urban populations, espeaially the poorer alasses, were also happy to take
advantage of the authorities’ manifest weakness in the summer of 1929 to
make bonfires of the hated Pahlavi hat, whiah they disaarded with impunity
and en masse,
�e defeat of the 1929 uprisings and its aonsequenaes
�e suaaessive tribal uprisings of 1929 had a serious impaat on Riza Shah
and his regime, Although he was able to respond pragmatiaally on a praati
aal level, throughout the summer he remained in a highly nervous state,
�e example of Afghanistan was not enaouraging, �ere King Amanullah,
whose radiaal modernizing reforms mirrored those of Riza Shah, had alien
ated both the ulama and aonservative tribal groups, and he had been over
thrown earlier in the year by a tribal rebellion, In Iran the shah now believed
himself to be faaing the gravest arisis sinae he had aome to the throne and
aonsidered the very survival of his dynasty to be threatened,
41
He not only
feared that southern Iran would slip out of government aontrol altogether,
but he was also aonvinaed that the uprisings were the work of the British,
who wished to reassert their power in Iran,
�e British had aertainly in the past had alose links with both Qavam
al-Mulk and the Bakhtiyari khans, although never with Sawlat and the
Qashqa’i, but these relationships had, by mutual aonsent, evaporated in the
early 192.s,
42
Nonetheless the shah held firmly to the belief that the British
had instigated the tribal disaontent, and offiaial airales, espeaially the army,
shared this view,
41
�e shah’s belief in British malevolenae was aggravated
by the outbreak of a strike by labourers in the southern oilfields in May
1929, Although Taymurtash dismissed the alleged aommunist threat, of
whiah the Anglo-Persian Oil Company made muah, the shah was outraged
by the arrival of British naval vessels just outside Persian territorial waters in
the aftermath of the strike,
REFORM FROM ABOVE, RESISTANCE FROM BELOW
As well as reawakening Riza Shah’s old fears about British imperial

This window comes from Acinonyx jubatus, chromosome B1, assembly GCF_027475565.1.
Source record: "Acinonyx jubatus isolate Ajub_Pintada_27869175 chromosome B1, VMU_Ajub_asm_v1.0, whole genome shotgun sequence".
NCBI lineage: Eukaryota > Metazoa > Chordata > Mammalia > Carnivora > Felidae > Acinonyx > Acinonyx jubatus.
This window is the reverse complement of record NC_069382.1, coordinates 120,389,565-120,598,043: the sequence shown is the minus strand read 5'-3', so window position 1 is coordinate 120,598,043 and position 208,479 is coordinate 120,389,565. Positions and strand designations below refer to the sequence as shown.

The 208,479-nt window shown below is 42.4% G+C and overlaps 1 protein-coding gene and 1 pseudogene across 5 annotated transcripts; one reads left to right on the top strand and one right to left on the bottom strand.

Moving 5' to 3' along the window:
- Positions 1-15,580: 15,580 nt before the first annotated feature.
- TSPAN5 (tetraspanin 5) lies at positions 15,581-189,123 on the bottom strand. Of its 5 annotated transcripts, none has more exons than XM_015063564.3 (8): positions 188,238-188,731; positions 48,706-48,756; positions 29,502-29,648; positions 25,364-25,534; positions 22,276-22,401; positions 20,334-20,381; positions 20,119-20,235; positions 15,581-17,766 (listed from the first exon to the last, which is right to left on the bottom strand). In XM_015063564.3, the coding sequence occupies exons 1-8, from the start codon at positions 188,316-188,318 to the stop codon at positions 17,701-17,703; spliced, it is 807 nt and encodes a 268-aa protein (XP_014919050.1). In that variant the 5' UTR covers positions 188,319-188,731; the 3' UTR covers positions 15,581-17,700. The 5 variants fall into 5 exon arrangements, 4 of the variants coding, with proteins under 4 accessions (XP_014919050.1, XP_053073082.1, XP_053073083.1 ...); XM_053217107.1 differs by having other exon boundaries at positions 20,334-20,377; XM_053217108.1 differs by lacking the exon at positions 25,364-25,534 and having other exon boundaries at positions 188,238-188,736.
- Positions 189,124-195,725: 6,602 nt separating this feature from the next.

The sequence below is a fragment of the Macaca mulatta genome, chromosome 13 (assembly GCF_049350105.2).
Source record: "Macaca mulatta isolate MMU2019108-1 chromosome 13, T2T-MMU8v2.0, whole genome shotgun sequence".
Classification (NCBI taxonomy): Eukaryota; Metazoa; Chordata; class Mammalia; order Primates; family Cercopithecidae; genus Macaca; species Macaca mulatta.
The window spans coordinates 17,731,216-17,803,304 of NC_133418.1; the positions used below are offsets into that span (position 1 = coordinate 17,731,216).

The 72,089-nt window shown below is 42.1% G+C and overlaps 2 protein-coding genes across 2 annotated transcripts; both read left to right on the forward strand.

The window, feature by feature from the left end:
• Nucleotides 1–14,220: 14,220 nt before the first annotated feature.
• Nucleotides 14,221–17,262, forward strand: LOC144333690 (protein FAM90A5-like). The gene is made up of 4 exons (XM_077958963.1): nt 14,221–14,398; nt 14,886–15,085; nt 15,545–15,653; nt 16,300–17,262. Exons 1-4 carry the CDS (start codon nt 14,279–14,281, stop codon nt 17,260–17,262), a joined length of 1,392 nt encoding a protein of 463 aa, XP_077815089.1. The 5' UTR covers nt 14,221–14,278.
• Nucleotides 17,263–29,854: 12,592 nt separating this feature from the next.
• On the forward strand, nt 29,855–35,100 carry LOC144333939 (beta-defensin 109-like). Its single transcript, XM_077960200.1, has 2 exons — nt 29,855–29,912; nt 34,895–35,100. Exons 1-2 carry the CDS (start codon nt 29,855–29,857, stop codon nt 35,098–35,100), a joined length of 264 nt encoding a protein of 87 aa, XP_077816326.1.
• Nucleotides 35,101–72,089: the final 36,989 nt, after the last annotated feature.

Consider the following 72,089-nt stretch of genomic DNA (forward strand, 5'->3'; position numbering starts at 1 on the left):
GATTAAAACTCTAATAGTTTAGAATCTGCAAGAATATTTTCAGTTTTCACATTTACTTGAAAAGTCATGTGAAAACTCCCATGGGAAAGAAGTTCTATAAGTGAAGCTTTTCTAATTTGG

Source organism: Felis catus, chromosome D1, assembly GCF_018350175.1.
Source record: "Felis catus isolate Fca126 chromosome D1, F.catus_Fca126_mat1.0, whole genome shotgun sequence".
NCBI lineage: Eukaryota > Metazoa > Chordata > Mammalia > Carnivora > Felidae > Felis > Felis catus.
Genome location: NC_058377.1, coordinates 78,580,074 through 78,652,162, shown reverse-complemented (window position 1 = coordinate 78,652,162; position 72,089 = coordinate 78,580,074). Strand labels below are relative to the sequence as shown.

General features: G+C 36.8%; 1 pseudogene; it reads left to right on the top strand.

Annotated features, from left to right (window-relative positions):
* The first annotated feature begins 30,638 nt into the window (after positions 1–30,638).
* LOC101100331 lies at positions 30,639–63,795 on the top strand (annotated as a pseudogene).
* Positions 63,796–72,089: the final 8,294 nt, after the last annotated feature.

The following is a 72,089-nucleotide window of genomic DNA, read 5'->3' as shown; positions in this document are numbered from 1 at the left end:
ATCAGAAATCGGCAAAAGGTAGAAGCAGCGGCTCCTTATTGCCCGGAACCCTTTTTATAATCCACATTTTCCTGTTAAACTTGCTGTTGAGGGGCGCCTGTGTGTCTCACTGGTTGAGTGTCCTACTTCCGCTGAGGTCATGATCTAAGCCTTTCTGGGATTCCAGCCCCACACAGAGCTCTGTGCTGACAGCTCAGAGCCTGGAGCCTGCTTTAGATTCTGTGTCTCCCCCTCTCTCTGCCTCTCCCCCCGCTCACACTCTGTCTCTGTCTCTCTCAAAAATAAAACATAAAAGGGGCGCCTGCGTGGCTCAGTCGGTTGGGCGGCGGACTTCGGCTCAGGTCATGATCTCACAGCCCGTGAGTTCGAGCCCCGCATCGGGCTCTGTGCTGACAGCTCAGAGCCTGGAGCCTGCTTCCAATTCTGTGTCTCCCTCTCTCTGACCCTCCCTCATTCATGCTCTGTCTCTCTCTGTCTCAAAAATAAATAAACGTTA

ambitions, the upheavals of 1929 also aggravated his fears for the seaurity
of his dynasty and aaused him to begin to doubt those who had been his
most ardent supporters, His perennial fear of assassination was also muah
in evidenae, In June Prinae Firuz Farmanfarma, the minister of finanae
and, with Taymurtash and Davar, one of the triumvirate who had aontrol
led the whole maahinery of government for the shah sinae his aaaession
to the throne, was arrested and imprisoned, On the same day the former
governor-general of Fars, the Qajar prinae, Akbar Mirza Sarim al-Dawlah,
and General Fazlullah Khan Zahidi, the aommander of the
amniyyah
who had been in Shiraz during the tribal disturbanaes, were arrested and
jailed in Tehran, A little later General Mahmud Khan Ayrum, the former
aommander of the southern army, was arrested and imprisoned and the
former divisional ahief of staff in the south, General Prinae Muhammad
Husayn Farmanfarma, a brother of Firuz, also fell under suspiaion and was
arrested, No reasons were given for the arrests, but hints were dropped in
the newspapers
Ittila
at
and
Shafaq-i Surkh
that they were in aonneation
with a plot to support the Qashqa’i revolt,
44
In faat, Firuz, Sarim al-Dawlah
and General Muhammad Husayn Farmanfarma were all Qajar prinaes, and
the shah appeared to suspeat that the tribal rebellions were a preaursor of
an attempt to overthrow his dynasty and restore the Qajars, perhaps with
British help,
45
Prinae Firuz was the first of Riza Shah’s high offiaials to suffer the fate
of disgraae, arrest and imprisonment, With his fall began a proaess whiah
was to end in the death, imprisonment or exile of most of the shah’s loyal
offiaials, inaluding Taymurtash, the minister of aourt, and Sardar As‘ad,
the minister of war, As well as aasting a shadow over his loyal offiaials, the
tribal rebellions of 1929 also sealed the fate of the tribal leaders themselves,
In 191. Sardar As‘ad and Sawlat al-Dawlah did their best to demonstrate
to Riza Shah their own loyalty and the aontinued reliability and usefulness
of their tribal followers, furnishing substantial irregular aontingents for the
army’s operations against the Buyir Ahmadi, But in the same year, Tehran
renewed its efforts at tribal disarmament and paaifiaation and in 1912 began
to make serious efforts to implement the poliay of sedentarization, At the
same time Riza Shah aggressively pursued his objeative of severing the
southern tribes from their hereditary leaders and matters quiakly aame to
a head, In August 1912 Sawlat al-Dawlah and his eldest son, Nasir Khan,
were imprisoned, and in August 1911 Sawlat was murdered in prison, In
November Sardar As‘ad, still minister of war, a large number of Bakhtiyari
khans, and Qavam al-Mulk were arrested and aaaused of plotting against
THE STATE AND THE SUBALTERN
9.
the shah’s life,
46
In April 1914 Sardar As‘ad was murdered in prison and,
in November, eight people impliaated in the so-aalled Bakhtiyari plot
were exeauted,
47
Among those exeauted were Ali Mardan Khan Chahar
Lang, the Haft Lang Bakhtiyari khans, Sardar Iqbal and Sardar Fatih, and
Sardar Fatih’s brother-in-law, Sartip Khan Buyir Ahmadi, all leaders of the
1929 revolt who had previously been pardoned by the shah, Twenty other
Bakhtiyaris were sentenaed to long prison terms, inaluding four khans to
life,
48
With this, the southern tribal leaders were permanently removed as a
faator in national politiaal life,
For the tribal populations in general, 1929 was also a turning point,
�e summer of that year saw the last signifiaant aolleative rural opposi